And that’s the last time I saw a band at The 49’r.

* * *

BTW, The 49’r posted that tomorrow night (Tuesday) is the last night that it’ll be open for business.

* * *

Tonight at The Waiting Room it’s the return of Dr. Dog. Opening the show is Luke Temple’s new band Here We Go Magic, which just released its Secretly Canadian debut, Pigeons. $16, 9 p.m.

And in case I don’t get around to an update tomorrow, here’s a reminder that Merge Records band Wye Oak is playing at Slowdown Jr. tomorrow night (Tuesday) with Honeybee. $8, 9 p.m.

* * *

Read Tim McMahan’s blog daily at — an online music magazine that includes feature interviews, reviews and news. The focus is on the national indie music scene with a special emphasis on the best original bands in the Omaha area. Copyright © 2010 Tim McMahan. All rights reserved.


OEA feedback; The 49’r’s last show ever tonight (with Bad Luck Charm); Of Montreal, STNNNG, Fourth of July also tonight…

Category: Blog — Tags: , , — @ 1:09 pm October 22, 2010

by Tim McMahan,

Briefly, there has been plenty o’ feedback on Tuesday’s blog entry regarding OEA nominations. You can read most of it in the comments section. OEA organizer MarQ Manner posted that anonymous Artist of the Year nominee Daniel Christian was a “top public nominee,” which, apparently, automatically gets him on the ballot, just like last year. He also said that Christian has played “many times” at The Barley Street Tavern. And then five other folks commented saying that Christian is a really nice guy. I have no doubt that he is. He even wrote me a kind e-mail introducing himself and saying in addition to his pumpkin patch tour that he’s also playing a couple coffee house gigs in the near future. So I guess I was wrong. Christian indeed deserves to be recognized as the significant musician in the Omaha/Lincoln area in 2010. Right?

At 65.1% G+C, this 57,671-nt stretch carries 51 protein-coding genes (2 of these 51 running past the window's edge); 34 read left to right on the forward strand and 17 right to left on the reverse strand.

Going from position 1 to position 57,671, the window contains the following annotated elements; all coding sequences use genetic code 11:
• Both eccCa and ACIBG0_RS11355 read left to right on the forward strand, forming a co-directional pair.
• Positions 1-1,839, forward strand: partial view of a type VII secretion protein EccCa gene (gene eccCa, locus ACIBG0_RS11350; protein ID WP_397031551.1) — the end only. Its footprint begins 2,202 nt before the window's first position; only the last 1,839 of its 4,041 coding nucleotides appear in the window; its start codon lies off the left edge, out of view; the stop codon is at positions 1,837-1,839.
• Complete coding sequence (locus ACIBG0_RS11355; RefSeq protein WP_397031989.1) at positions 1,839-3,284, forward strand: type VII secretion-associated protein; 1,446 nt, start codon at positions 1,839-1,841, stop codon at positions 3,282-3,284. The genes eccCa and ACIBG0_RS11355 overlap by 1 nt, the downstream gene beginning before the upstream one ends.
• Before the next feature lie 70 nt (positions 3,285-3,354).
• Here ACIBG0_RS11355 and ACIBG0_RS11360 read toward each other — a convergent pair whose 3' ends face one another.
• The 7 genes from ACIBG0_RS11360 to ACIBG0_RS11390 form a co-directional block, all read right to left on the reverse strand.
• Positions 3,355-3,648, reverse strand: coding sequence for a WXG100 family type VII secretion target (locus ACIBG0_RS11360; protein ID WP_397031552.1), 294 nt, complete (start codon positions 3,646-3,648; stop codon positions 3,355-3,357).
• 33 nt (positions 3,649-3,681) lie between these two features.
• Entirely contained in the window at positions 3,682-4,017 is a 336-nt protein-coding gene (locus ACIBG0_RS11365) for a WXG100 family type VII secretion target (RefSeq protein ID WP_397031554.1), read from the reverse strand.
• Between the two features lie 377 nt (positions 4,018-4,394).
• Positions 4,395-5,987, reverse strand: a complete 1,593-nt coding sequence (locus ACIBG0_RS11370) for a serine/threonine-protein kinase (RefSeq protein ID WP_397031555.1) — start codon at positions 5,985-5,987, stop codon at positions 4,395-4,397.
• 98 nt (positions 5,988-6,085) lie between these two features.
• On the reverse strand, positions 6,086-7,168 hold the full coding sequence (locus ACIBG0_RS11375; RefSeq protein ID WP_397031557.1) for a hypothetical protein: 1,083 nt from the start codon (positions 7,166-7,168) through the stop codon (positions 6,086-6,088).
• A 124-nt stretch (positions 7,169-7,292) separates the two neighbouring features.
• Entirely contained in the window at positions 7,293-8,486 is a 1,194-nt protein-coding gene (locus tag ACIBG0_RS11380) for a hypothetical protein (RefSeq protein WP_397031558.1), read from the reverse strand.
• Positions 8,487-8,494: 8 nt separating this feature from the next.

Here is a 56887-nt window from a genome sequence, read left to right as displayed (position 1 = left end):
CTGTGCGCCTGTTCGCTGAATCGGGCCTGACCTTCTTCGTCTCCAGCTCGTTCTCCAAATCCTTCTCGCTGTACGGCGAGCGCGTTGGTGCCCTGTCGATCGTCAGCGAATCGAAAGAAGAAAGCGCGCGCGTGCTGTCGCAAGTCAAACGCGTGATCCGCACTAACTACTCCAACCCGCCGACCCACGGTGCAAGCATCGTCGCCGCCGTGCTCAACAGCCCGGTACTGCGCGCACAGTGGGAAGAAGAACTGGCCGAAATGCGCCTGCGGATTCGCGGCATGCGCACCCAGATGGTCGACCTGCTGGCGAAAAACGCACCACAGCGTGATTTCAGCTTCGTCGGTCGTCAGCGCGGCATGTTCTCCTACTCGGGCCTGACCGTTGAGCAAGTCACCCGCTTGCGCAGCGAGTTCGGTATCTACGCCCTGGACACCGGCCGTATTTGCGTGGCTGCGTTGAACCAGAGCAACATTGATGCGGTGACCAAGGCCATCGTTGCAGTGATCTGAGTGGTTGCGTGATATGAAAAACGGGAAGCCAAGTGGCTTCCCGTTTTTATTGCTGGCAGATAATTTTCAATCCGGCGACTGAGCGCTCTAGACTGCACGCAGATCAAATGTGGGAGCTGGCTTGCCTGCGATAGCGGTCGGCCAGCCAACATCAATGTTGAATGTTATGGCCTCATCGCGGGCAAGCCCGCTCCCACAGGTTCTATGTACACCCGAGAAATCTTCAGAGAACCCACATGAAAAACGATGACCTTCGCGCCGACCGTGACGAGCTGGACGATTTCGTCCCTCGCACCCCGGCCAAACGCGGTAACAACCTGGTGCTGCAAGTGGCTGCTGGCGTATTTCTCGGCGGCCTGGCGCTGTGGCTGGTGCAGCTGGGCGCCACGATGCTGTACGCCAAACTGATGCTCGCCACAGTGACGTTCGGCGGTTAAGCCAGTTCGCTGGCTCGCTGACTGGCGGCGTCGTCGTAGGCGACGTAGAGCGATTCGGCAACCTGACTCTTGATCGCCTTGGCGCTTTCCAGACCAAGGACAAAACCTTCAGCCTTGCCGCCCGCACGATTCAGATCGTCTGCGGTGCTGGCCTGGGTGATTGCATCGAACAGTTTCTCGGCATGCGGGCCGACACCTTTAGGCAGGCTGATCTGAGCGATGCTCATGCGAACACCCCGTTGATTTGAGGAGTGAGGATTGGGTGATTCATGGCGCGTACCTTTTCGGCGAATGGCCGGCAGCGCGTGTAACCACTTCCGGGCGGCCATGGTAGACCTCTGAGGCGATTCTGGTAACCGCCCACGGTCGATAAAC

* * *

Word has it that not only is tonight the last show ever at The 49’r, but that the bar is closing its doors for good next Wednesday. Tonight’s gig features the return of Niner mainstay Bad Luck Charm along with power-pop superstars The Third Men. Expect a huge, boisterous crowd. I wouldn’t be surprised if some things go missing throughout the evening as people try to take home a piece of history. I’d love to see that moose head wind up at O’Leaver’s. Show starts at 9, if you can get in. Expect to pay at least $5.

* * *

While the 49’r show is the most important gig of the weekend, there is a slew of others going on tonight that makes this the busiest Friday night music-wise in recent memory.

Top of the bill is Of Montreal at Sokol Auditorium. The band is on the road supporting a new album, and has Atlantic recording artist Janelle Monáe in tow. According to Rolling Stone, expect a show that’s akin to a carnival or circus, with giant puppets and other surprises.  Read my ’04 interview with the band and then pick up your $25 tickets to tonight’s show, which starts at 8.

Also tonight, Lawrence band Fourth of July is having a CD release show at O’Leaver’s with Capgun Coup and McCarthy Trenching. $5, 9:30 p.m.

And those leather-gloved punk animals STNNNG are playing at The Brothers Lounge with Well Aimed Arrows. STNNNG has a hot new album called Smoke of My Will coming out on Tuesday, which you’ll likely be able to snag at the gig. $5, 9 p.m.

Last but not least, Sub Pop band Avi Buffalo is playing at Slowdown Jr. Saturday night with Mother Culture. $8, 9 p.m.

* * *

Read Tim McMahan’s blog daily at — an online music magazine that includes feature interviews, reviews and news. The focus is on the national indie music scene with a special emphasis on the best original bands in the Omaha area. Copyright © 2010 Tim McMahan. All rights reserved.


CVS/Niner Circus today at 2; School of Seven Bells, Hole fundraiser tonight…

Category: Blog — Tags: , , — @ 2:17 pm September 21, 2010

by Tim McMahan,